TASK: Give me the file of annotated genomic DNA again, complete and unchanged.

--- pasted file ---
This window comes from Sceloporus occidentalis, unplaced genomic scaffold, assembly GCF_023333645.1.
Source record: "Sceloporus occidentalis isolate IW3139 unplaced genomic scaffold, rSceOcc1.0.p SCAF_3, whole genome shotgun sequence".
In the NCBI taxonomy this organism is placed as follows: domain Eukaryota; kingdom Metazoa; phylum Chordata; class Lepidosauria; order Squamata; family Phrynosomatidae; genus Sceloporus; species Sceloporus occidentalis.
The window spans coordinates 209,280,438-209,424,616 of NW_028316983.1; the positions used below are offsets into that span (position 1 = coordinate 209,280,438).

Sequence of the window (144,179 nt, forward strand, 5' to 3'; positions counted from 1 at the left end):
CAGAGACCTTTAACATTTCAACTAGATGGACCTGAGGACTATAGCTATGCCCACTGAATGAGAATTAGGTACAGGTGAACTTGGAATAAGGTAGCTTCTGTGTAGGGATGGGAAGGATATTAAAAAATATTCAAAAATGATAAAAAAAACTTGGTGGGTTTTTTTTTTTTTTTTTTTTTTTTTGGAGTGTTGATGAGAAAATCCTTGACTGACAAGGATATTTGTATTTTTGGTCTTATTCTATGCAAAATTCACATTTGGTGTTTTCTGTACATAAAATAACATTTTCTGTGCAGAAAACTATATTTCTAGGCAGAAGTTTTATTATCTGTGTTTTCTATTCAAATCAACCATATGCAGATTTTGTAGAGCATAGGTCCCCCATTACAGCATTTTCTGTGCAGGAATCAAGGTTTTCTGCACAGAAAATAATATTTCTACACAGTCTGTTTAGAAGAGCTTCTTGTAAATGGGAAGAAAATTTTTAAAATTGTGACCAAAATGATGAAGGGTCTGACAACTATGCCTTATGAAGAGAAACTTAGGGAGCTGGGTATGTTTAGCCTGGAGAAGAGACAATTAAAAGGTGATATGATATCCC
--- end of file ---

This window comes from Sceloporus occidentalis, unplaced genomic scaffold, assembly GCF_023333645.1.
Source record: "Sceloporus occidentalis isolate IW3139 unplaced genomic scaffold, rSceOcc1.0.p SCAF_3, whole genome shotgun sequence".
In the NCBI taxonomy this organism is placed as follows: domain Eukaryota; kingdom Metazoa; phylum Chordata; class Lepidosauria; order Squamata; family Phrynosomatidae; genus Sceloporus; species Sceloporus occidentalis.
The window spans coordinates 209,280,438-209,424,616 of NW_028316983.1; the positions used below are offsets into that span (position 1 = coordinate 209,280,438).

Sequence of the window (144,179 nt, forward strand, 5' to 3'; positions counted from 1 at the left end):
CAGAGACCTTTAACATTTCAACTAGATGGACCTGAGGACTATAGCTATGCCCACTGAATGAGAATTAGGTACAGGTGAACTTGGAATAAGGTAGCTTCTGTGTAGGGATGGGAAGGATATTAAAAAATATTCAAAAATGATAAAAAAAACTTGGTGGGTTTTTTTTTTTTTTTTTTTTTTTTTGGAGTGTTGATGAGAAAATCCTTGACTGACAAGGATATTTGTATTTTTGGTCTTATTCTATGCAAAATTCACATTTGGTGTTTTCTGTACATAAAATAACATTTTCTGTGCAGAAAACTATATTTCTAGGCAGAAGTTTTATTATCTGTGTTTTCTATTCAAATCAACCATATGCAGATTTTGTAGAGCATAGGTCCCCCATTACAGCATTTTCTGTGCAGGAATCAAGGTTTTCTGCACAGAAAATAATATTTCTACACAGTCTGTTTAGAAGAGCTTCTTGTAAATGGGAAGAAAATTTTTAAAATTGTGACCAAAATGATGAAGGGTCTGACAACTATGCCTTATGAAGAGAAACTTAGGGAGCTGGGTATGTTTAGCCTGGAGAAGAGACAATTAAAAGGTGATATGATATCCC